Nearly 80 years after George Orwell’s Burmese Days first
hit bookshelves in 1934, it has won the highest literary award in the country
where it's set.
The Burmese Ministry of Information announced last week that the
unabridged Burmese translation of Orwell's novel was the winner of the 2012
National Literary Award’s informative literature (translation) category.
The translator, Maung Myint Kywe, told The Irrawaddy newspaper:
"I thought the Burmese should read it, and so I translated it." He considers Burmese
Days a scathing portrait of both the British and the Burmese. He said
his intention in translating the book was partially to inform young people
about how the Burmese were discriminated against under British rule: "But
Orwell is unbiased, even though he himself is British. He has fairly portrayed
how bad the British were, as well as we Burmese, too."
Htay Maung, the chairman of the judges, said Burmese Days was
the unanimous choice of his 10-member panel: "We all believed that,
contrary to other books on Burma by the British, the novel is quite balanced.
Plus, the Burmese translation style is OK and conveys the meaning of the writer
According to The Irrawaddy, translations of both Burmese
Days and Nineteen Eighty-Four were last available in
Burma in the 1960s, but then all editions were pulped - criticism of the
Burmese in Burmese Days and the satirical view of dictatorship
in Nineteen Eighty-Four would not have made it past the former
regime’s censors. But after the easing of literary censorship last
year the Law Ka Thit publishing house published
translations of both. Win Tin, publisher at Law Ka Thit, told The Irrawaddy: “I wanted to publish
those books for a long time. I feel glad one of the books I’ve published has
won the highest prize in the country, but I’m wondering: what’s wrong
with Nineteen Eighty-Four?"
The Golden Point Award
Singapore has four major languages, English, Chinese, Malay and
Tamil. The Golden Point Award is the country's premier creative
writing competition for short stories and poetry; winners in each category are
announced in each of the four languages. Organised by Singapore's National Arts Council,
the biennial competition aims to promote new creative writing and to nurture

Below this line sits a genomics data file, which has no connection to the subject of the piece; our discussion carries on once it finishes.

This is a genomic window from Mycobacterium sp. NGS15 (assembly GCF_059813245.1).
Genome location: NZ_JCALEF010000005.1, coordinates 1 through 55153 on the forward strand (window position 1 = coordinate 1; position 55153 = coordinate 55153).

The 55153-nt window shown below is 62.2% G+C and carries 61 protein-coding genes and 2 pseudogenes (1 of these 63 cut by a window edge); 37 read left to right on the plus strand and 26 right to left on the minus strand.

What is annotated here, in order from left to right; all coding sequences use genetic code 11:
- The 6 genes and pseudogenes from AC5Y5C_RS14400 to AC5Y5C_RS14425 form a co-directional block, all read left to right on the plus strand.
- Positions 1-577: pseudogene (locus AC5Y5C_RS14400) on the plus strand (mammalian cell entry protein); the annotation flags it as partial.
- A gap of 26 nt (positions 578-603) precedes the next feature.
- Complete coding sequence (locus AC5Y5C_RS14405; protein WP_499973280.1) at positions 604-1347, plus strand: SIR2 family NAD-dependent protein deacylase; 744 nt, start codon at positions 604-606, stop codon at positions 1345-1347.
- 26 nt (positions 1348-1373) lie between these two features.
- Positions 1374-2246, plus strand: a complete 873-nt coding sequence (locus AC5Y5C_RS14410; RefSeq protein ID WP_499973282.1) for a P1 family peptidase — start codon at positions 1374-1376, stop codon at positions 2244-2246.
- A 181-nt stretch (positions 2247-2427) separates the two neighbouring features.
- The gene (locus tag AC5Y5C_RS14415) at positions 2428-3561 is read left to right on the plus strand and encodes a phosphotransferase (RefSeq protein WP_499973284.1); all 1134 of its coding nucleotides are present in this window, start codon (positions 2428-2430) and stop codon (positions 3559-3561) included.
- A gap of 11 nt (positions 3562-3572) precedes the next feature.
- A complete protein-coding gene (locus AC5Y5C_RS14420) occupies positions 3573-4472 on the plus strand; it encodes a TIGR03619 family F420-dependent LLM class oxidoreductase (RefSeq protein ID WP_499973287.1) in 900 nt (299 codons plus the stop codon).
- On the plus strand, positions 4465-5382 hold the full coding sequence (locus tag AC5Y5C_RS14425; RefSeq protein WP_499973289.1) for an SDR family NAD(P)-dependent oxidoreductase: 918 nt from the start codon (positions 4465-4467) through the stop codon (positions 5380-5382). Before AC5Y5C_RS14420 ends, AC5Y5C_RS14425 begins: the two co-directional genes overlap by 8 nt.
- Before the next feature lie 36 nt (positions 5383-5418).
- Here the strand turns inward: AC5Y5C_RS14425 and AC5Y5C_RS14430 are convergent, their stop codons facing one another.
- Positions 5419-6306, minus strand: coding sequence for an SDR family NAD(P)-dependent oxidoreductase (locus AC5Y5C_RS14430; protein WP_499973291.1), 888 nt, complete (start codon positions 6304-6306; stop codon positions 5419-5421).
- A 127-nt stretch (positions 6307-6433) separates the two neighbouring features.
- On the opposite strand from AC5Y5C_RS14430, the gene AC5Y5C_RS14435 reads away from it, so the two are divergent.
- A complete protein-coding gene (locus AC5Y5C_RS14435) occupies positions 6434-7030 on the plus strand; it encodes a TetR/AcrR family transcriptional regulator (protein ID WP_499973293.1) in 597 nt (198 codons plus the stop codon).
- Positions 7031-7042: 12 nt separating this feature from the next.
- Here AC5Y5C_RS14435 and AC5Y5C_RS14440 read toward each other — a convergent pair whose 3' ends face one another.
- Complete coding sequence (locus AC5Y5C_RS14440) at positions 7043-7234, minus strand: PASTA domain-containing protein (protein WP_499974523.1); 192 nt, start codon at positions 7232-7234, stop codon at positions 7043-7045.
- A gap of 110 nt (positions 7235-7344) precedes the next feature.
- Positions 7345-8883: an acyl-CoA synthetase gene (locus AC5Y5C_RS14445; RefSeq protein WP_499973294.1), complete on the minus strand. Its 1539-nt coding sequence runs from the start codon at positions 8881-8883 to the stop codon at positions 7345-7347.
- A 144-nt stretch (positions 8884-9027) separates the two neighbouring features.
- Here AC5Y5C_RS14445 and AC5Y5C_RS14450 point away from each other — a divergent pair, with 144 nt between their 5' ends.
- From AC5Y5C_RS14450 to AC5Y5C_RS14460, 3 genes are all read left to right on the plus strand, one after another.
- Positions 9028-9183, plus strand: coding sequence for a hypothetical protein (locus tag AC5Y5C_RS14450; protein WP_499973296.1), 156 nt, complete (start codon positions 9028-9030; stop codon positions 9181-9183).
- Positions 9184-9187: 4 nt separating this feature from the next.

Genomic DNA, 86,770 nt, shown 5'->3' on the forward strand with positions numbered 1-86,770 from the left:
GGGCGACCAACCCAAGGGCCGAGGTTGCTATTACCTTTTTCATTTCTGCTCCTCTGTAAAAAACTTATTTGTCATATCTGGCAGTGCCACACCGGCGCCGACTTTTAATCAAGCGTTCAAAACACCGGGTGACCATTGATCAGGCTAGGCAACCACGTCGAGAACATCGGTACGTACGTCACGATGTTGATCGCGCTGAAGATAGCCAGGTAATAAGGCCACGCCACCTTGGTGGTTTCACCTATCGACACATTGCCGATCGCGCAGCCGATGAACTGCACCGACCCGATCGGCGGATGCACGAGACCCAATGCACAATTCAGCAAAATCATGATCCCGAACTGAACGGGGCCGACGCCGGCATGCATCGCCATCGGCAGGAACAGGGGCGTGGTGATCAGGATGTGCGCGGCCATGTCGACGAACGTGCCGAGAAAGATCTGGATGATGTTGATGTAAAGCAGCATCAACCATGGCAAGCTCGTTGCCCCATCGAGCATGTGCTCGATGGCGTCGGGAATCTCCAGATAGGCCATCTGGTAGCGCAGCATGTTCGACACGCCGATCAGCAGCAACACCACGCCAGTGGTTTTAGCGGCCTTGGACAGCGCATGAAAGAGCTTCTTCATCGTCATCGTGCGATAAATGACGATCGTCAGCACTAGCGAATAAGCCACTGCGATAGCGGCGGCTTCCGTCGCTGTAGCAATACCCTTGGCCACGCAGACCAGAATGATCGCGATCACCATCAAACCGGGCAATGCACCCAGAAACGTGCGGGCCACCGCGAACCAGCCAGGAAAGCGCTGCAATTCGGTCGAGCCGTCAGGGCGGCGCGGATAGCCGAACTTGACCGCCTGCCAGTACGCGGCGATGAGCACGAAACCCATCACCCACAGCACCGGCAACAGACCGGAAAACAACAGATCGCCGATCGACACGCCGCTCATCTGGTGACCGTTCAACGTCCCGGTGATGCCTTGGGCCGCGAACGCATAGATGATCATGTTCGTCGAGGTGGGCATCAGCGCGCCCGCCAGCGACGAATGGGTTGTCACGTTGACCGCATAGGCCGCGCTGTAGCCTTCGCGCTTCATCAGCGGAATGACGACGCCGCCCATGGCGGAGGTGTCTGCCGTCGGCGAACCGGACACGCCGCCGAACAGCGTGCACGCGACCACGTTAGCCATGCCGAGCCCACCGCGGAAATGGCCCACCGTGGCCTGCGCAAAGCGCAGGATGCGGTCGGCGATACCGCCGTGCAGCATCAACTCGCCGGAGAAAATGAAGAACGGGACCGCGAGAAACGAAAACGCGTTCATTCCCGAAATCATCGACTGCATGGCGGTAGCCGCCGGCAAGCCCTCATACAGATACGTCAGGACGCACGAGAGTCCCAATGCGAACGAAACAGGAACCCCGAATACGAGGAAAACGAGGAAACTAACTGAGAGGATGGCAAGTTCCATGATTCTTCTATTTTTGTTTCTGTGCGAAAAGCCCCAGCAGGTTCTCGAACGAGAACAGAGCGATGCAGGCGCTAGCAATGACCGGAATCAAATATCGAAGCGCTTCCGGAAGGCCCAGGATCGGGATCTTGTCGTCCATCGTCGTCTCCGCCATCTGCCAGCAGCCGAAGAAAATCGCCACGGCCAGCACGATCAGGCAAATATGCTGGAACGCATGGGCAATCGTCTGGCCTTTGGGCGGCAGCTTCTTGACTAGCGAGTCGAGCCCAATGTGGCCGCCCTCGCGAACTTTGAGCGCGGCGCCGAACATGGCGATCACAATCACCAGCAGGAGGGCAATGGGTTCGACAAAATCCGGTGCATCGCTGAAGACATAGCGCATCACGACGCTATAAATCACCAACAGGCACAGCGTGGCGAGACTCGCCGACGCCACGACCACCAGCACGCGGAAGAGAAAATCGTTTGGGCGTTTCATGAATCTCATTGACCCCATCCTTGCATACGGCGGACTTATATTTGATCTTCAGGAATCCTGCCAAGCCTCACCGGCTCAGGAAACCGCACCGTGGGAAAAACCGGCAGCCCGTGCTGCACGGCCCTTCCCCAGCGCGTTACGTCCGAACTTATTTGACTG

local literary talent by providing the opportunity for unpublished writers to
be evaluated by a professional jury. Winners of the 2013 prizes were announced
earlier this month, and the winning stories and poems in each language can be
Finn Writing About Mongolia
It's probably not often you find Finns writing in Finnish about
Mongolia, but Rosa Liksom’s Hytti Nro. 6 translated by Lola
Rogers, and published by UK-based Serpent’s Tail as Compartment No. 6, has
just won a Writers in Translation award from English PEN.
According to the blurb, Compartment No. 6 concerns ayoung
woman fleeing a broken relationship, who boards a train in Moscow, bound for
Mongolia. She chooses an empty compartment – no. 6. But her solitude is
soon shattered by the arrival of Vadim Nikolayevich Ivanov, a grizzled,
opinionated, and foul-mouthed ex-soldier. As their train cuts slowly across a
wintry Russia, towards Mongolia, a grudging kind of companionship grows between
the two passengers, and the girl realises that if she works out how to listen,
Vadim's stories might just contain lessons for her.
Translation in Korea
The Korea Times reports disappointment in
the 2013 Modern Korean Literature Translation Awards, which received only 23
entries,10 of them poetry, although: "it is generally agreed that it is
far more difficult to translate a few lines of poetry adequately than the many
pages of a work of fiction." As to the fiction, the paper reported that
the translations were adequate, but the judges did not read many with pleasure:
"That was in part the fault of the translator who failed to create a
convincing English style, and in part the fault of the author whose work did
not lend itself to translation." Somewhat grudgingly, it seems, the judges
awarded the Grand Prize to the translator of Jeong Chan's novel A
Report to an Academy. The Korea Times does not name this
translator, and I could not discover his or her identity on-line, but
apparently he or she produced a translation that: "reads so well that one
can easily forget that it is a translation."